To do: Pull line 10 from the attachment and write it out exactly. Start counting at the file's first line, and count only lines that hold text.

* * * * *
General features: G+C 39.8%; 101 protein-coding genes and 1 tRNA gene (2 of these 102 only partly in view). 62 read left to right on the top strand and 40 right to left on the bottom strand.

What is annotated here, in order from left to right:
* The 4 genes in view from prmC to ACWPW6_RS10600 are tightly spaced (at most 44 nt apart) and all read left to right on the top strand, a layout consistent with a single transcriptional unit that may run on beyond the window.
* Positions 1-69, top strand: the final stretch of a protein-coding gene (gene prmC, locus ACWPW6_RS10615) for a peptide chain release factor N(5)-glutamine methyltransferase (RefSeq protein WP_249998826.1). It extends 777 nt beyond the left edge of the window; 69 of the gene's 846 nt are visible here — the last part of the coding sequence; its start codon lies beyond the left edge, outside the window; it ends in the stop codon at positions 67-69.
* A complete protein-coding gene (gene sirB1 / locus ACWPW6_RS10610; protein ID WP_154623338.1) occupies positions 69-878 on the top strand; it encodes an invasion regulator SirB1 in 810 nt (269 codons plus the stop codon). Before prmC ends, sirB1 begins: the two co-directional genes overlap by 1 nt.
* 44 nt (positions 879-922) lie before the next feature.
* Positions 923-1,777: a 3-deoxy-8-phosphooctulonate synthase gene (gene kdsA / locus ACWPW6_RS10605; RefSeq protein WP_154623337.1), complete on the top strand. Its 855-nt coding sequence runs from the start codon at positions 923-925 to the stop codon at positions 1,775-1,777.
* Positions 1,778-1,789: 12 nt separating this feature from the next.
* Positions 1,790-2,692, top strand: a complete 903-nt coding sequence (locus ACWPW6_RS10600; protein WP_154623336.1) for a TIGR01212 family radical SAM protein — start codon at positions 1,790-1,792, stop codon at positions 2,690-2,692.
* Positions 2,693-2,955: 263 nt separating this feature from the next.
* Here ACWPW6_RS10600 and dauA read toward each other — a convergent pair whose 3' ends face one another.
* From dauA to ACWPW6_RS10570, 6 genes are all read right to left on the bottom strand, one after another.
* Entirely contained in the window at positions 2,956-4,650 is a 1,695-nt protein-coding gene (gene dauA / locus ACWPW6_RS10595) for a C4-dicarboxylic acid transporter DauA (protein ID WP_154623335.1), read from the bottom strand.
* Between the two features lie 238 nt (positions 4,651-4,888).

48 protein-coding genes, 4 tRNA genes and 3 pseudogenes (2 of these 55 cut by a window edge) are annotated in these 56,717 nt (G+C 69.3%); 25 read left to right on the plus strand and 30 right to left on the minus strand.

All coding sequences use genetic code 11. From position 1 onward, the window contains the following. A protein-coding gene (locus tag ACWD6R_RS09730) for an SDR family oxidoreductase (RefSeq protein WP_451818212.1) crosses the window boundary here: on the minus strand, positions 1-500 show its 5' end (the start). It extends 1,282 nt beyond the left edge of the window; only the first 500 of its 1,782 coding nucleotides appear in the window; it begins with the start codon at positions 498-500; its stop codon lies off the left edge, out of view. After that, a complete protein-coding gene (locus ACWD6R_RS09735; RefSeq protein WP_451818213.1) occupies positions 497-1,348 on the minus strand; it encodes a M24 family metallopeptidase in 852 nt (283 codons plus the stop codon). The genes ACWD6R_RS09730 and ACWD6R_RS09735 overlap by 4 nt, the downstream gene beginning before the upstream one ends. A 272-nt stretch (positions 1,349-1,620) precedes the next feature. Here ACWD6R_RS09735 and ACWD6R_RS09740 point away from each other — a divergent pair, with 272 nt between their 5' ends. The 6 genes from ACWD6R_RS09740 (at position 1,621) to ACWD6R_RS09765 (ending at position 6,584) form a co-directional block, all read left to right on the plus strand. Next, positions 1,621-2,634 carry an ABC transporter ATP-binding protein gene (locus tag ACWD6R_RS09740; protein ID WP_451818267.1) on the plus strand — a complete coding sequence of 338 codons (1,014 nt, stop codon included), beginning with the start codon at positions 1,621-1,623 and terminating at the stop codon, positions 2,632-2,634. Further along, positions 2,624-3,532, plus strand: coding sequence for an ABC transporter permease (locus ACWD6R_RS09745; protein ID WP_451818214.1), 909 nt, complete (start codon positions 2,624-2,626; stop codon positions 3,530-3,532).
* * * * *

* Positions 2,693-2,955: 263 nt separating this feature from the next.